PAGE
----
Sony has sold its veteran OTT video business Crackle to entertainment platform CSS Entertainment (Chicken Soup for the Soul Entertainment), marking the end of a 13-year journey for the Japanese conglomerate which helped define today’s thriving streaming video market. But it isn’t necessarily au revoir forever in the Sony-Crackle love story.
The deal instantly propels CSS Entertainment into the big time, inheriting an established ad-supported platform with some 10 million monthly active users streaming an average of 1.3 billion minutes of content every month through 90 content partnerships. However, Sony distancing itself from its long-term AVoD division is understandable when you consider it was voted the worst video streaming service in the US last year from a list of 18 popular platforms, scoring 68 in the American Consumer Satisfaction Index, and in April 2017 Sony published figures showing 18 million Crackle MAUs – a dramatic two-year user base shrinkage of 8 million.
But what next for Sony’s video roadmap? Well, according to Sony Pictures Television chairman Mike Hopkins and CSS Entertainment CEO and chairman Bill Rouhana, talking to Variety this week, Sony will continue its role as a back-end technology supplier – as Sony and CSS Entertainment prepare to relaunch the service as Crackle Plus.
Our interest was immediately piqued, expecting plans for a new-look Crackle to enter the SVoD battlefield in the US, although the platform’s new owner confirmed Crackle Plus will continue operating as an ad-supported platform. We say this because in the second half of 2016, Crackle quietly transitioned to an SVoD model in Latin America through partnerships with pay TV operators – triggering us at the time to tentatively suggest a US SVoD launch could be just around the corner. Unfortunately for Sony, after early initial promise picking up 400,000 subscribers, Crackle Latin America was shuttered in January this year due to economic difficulties – coming six months after Crackle Canada suffered the same fate.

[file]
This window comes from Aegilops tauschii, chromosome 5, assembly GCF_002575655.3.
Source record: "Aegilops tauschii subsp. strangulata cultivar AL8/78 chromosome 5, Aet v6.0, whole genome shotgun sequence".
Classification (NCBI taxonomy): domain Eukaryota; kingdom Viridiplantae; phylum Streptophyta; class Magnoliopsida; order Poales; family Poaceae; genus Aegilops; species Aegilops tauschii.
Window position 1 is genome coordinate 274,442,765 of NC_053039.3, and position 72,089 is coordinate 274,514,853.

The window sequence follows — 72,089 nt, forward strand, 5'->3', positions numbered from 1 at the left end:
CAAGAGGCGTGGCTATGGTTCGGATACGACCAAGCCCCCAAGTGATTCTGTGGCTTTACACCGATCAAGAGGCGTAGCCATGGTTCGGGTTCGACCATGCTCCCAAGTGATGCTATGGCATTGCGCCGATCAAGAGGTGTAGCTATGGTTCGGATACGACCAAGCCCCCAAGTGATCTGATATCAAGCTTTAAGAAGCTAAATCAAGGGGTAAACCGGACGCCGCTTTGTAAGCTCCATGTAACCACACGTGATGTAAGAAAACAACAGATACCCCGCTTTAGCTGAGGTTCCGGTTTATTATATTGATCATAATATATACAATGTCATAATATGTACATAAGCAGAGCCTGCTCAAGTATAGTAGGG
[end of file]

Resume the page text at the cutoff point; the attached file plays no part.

At the time, Sony claimed Crackle’s flexibility contributed to its rapid uptake by operators across Latin America, adapting its offering to tailor for specific requirements, plus integrating with set tops, as part of mobile packages or with broadband services – with flexible pricing structures.
Not flexible enough, clearly. So, Crackle clearly wasn’t cut out for Latin America’s SVoD scene despite striking notable deals with América Móvil of billionaire Carlos Slim’s empire, integrating into the Claro Video SVoD offering to offer Crackle content to customers across 9 markets in Latin America, following similar deals with Tigo in Colombia, as well as Costa Rica’s Cable Tico and Telespectaculo in Uruguay. Yet Crackle’s failings aren’t limited to subscription-based, as Crackle Canada stuck to Sony’s ad-supported guns and it also exited the UK market way back in 2014.
Consolidation is therefore the next necessary chapter in Crackle’s journey and, following comments made in the Variety report, plans for transitioning to an SVoD model in the US look increasingly unlikely. Hopkins described the AVoD market as “being ripe for innovation,” while Rouhana reckons “roughly 50% of VoD market revenue will come from advertising.” In addition to maintaining back-end responsibilities, Sony Pictures Television will provide movies and TV series from its content catalog, combined with CSS Entertainment’s AVoD properties from the Popcornflix brand (Popcornflix Kids, Popcornflix Comedy and Espanolflix), as well as Truli, Frightpix, and – the exception to the rule – SVoD service Pivotshare.
As for third-party vendor suppliers, we know Canadian UI software house Youi.TV has built some of the apps and app developer Float Left is also a Crackle customer, while we understand most of Crackle has been handled in-house by the original Grouper team.